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Ian Dunbar was awarded the Outstanding Achievement Award from I.P.D.T.A. Here's a picture of me accepting the award on his behalf.
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post #9 of 18 (permalink) Old 04-25-2013, 11:27 PM
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Within days of arriving home safely hopefully ,lol, here is a program for desensitization.

Although car sickness may appear to be a health issue, if it re-occurs it can become a
learned behavior problem. The dog begins to associate the car with feeling sick and will
proceed to vomit on each consecutive trip.
Treatment for Car Sickness
If the dog is afraid to get into the car follow this desensitization program.
Leave both the driver's side and passenger doors open. Place a trail of small healthy
treats from the door of the house, into the car and out the other door. The treats
should get bigger as you get closer to the car, largest and tastiest in the car and
smaller on the way out. Use a long life line for safety purposes when necessary and
let the dog set the pace. If you push him. you'll slow down your progress.
When this step is successful, close the passenger door and allow the dog to follow
the trail of treats in and out of the car with one door closed.
Next, stand beside the driver's door as the dog follows the trail in and out of the car.
Now you can place a special treat on the seat where the dog will sit, using
something that will take more time for the dog to eat. When he gets into his seat,
slip in beside him and close the door. As soon as the dog finishes his special treat,
open the door and allow him to get out.
Now you can begin to desensitize the dog to the moving vehicle.
Get in the car beside the dog, feed him a few small healthy treats and get out.
Get in the car beside the dog, turn on the engine, feed him a few treats, turn off the
engine and get out.
Next leave the engine on for five minutes, slowly feeding him treats and get out.
Get in the car beside the dog, turn on the engine, back down the driveway, drive
back up, feed the dog a few treats and get out.
• Next go to the end of the block and follow the same pattern.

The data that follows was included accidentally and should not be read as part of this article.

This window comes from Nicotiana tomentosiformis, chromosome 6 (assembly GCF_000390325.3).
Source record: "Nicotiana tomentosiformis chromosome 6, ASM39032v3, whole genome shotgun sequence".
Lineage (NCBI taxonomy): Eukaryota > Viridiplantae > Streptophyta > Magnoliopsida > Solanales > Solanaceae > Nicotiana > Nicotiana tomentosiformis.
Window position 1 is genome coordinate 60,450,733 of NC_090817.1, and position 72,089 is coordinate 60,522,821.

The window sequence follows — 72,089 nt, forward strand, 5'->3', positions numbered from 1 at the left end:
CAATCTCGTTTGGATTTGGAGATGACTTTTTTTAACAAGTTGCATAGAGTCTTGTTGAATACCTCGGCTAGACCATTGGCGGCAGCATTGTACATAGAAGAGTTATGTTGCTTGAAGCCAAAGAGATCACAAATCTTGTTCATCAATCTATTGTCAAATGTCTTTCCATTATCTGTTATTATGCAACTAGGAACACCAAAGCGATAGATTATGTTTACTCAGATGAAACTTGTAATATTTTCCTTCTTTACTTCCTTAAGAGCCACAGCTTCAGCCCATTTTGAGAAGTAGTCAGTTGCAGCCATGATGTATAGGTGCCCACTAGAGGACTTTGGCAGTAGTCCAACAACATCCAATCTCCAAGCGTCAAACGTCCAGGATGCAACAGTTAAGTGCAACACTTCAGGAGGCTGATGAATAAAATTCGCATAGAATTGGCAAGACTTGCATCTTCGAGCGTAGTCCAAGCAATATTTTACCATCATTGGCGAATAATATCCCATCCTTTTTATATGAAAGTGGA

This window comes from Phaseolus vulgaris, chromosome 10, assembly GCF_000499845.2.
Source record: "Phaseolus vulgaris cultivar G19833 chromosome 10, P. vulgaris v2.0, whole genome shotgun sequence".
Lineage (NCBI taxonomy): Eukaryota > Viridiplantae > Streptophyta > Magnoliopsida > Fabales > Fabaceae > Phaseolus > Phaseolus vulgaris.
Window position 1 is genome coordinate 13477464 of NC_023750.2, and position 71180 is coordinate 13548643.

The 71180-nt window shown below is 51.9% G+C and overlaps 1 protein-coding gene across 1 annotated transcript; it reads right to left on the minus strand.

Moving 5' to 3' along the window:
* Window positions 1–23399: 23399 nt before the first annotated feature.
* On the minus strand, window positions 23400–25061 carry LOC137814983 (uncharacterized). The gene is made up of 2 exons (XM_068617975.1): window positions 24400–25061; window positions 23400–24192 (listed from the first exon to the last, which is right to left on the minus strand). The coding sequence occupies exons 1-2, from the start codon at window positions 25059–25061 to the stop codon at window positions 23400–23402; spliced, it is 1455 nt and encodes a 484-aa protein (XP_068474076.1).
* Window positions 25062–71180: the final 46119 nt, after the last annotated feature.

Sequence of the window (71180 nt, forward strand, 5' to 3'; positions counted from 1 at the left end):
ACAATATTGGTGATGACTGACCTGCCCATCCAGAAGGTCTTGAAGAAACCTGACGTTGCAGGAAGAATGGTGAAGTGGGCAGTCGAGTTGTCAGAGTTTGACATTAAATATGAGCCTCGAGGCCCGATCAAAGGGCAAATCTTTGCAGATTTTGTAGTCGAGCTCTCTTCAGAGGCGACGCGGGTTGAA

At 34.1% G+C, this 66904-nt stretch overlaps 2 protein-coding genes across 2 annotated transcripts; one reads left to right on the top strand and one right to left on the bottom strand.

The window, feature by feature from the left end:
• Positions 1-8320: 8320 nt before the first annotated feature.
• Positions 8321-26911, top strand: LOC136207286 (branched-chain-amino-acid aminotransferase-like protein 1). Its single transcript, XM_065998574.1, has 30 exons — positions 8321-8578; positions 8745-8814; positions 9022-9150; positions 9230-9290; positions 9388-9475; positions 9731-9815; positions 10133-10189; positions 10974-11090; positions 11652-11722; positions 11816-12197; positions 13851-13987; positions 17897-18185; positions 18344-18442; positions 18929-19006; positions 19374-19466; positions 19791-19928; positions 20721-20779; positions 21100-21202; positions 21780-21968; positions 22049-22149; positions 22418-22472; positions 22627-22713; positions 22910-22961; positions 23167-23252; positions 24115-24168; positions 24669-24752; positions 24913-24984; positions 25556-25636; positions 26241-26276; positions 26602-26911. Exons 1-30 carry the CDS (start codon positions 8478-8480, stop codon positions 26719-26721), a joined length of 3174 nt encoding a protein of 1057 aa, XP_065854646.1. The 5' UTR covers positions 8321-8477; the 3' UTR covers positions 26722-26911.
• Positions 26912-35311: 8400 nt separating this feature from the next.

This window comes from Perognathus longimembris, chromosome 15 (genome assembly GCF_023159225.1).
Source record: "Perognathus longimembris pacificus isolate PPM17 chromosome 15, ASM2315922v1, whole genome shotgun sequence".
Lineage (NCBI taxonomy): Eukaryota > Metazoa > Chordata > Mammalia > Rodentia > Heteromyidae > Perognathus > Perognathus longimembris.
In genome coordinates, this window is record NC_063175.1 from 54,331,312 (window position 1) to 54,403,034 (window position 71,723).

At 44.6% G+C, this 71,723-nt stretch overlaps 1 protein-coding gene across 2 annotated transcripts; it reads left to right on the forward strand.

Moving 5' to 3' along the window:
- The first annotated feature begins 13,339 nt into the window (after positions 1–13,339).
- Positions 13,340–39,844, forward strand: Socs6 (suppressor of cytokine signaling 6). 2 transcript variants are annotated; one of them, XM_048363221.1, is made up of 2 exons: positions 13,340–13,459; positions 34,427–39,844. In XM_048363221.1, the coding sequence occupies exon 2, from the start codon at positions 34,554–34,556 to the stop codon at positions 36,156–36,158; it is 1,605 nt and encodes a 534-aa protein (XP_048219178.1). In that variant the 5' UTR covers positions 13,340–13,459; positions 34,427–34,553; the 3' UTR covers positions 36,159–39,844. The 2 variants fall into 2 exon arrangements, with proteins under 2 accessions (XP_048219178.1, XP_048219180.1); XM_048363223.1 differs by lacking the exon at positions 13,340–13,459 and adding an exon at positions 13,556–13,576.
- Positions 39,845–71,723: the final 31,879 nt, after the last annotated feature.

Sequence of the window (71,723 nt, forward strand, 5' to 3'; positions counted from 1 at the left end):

Now, go around the block and follow the same pattern.
If the dog drools or vomits, you've moved too quickly. Pretend it did not happen,
take a break, go back to your last point of success and proceed more slowly. If you
get upset, you'll add to the negativity of the experience.
At this point you'll want to make the destination of your first trip special tor the
dog, to create a positive association with the car. Take the dog to the park for a
game of 'fetch/ or to visit his favorite friend.
A dog that gets sick ever}' time he gets into a car is conditioned to get sick, and we
have to change this conditioning. After spending time in the car again and again, the
dog will no longer associate the car with feeling sick. It's crucial to increase time
and distance gradually, but the more repetitions you can fit in, the quicker you'll
solve the problem. Praise and reward the dog for each step of progress and ignore
any negative behavior.
In some cases "Gravol" can help but only use it at the advice of your veterinarian. In
other cases, putting newspaper on the dog's seat can help due to the charcoal in the
paper. In all cases, it's important to set the dog up to succeed by moving slowly,
keep the excitement level low and eliminate all negativity.

Dave and Molly
Ian Dunbar was awarded the Outstanding Achievement Award from I.P.D.T.A. Here's a picture of me accepting the award on his behalf.
Member of IAABC ,International Association of Animal Behavior Consultants , Member of Pet Professional Guild

Last edited by davetgabby; 04-25-2013 at 11:30 PM.
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post #10 of 18 (permalink) Old 04-26-2013, 02:48 AM
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I see you are from New Jersey. You might want to google the pet seat belt law in your state.